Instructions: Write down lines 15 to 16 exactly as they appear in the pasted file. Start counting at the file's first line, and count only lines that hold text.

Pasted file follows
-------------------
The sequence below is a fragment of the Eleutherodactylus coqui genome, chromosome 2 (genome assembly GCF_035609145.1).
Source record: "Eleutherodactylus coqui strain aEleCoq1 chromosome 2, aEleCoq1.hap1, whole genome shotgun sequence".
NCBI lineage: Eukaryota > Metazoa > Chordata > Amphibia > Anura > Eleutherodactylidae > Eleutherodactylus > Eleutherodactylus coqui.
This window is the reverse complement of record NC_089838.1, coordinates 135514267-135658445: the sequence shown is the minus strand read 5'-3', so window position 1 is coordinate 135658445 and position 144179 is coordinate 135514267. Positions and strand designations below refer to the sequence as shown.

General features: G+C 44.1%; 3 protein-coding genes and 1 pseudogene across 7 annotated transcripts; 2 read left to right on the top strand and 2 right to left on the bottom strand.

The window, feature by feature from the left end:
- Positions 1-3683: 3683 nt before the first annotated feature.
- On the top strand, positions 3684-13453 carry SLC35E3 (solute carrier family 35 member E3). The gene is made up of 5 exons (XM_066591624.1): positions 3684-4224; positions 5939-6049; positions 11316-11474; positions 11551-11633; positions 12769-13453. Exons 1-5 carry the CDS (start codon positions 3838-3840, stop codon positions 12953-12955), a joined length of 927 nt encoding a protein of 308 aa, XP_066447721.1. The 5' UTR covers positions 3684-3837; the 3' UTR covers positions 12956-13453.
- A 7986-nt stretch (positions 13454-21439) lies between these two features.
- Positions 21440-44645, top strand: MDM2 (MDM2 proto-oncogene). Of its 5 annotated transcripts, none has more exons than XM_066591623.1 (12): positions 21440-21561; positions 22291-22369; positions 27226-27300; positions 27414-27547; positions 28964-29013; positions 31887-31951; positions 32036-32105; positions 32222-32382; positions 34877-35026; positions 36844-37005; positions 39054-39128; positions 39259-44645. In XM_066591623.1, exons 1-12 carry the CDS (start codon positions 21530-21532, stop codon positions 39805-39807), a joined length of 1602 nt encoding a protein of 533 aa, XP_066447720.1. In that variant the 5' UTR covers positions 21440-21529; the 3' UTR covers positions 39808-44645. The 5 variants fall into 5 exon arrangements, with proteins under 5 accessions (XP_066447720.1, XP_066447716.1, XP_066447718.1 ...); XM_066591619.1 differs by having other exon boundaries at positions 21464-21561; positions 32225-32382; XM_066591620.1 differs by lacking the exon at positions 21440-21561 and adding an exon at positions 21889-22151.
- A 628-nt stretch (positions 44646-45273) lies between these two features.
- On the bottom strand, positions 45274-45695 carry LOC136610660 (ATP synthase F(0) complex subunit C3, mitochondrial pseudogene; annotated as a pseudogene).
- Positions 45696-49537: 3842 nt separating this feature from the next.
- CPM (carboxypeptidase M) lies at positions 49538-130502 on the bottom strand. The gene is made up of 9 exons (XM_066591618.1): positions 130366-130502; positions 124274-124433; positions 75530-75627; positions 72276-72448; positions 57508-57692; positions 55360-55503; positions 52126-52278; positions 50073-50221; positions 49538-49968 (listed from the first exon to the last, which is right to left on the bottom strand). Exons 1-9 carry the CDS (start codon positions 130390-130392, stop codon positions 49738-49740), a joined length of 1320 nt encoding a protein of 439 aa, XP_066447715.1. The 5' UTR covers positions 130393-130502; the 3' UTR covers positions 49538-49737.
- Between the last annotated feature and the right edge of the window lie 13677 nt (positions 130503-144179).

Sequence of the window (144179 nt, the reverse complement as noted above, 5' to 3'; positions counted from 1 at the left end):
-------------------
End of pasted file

- Between the last annotated feature and the right edge of the window lie 13677 nt (positions 130503-144179).

Sequence of the window (144179 nt, the reverse complement as noted above, 5' to 3'; positions counted from 1 at the left end):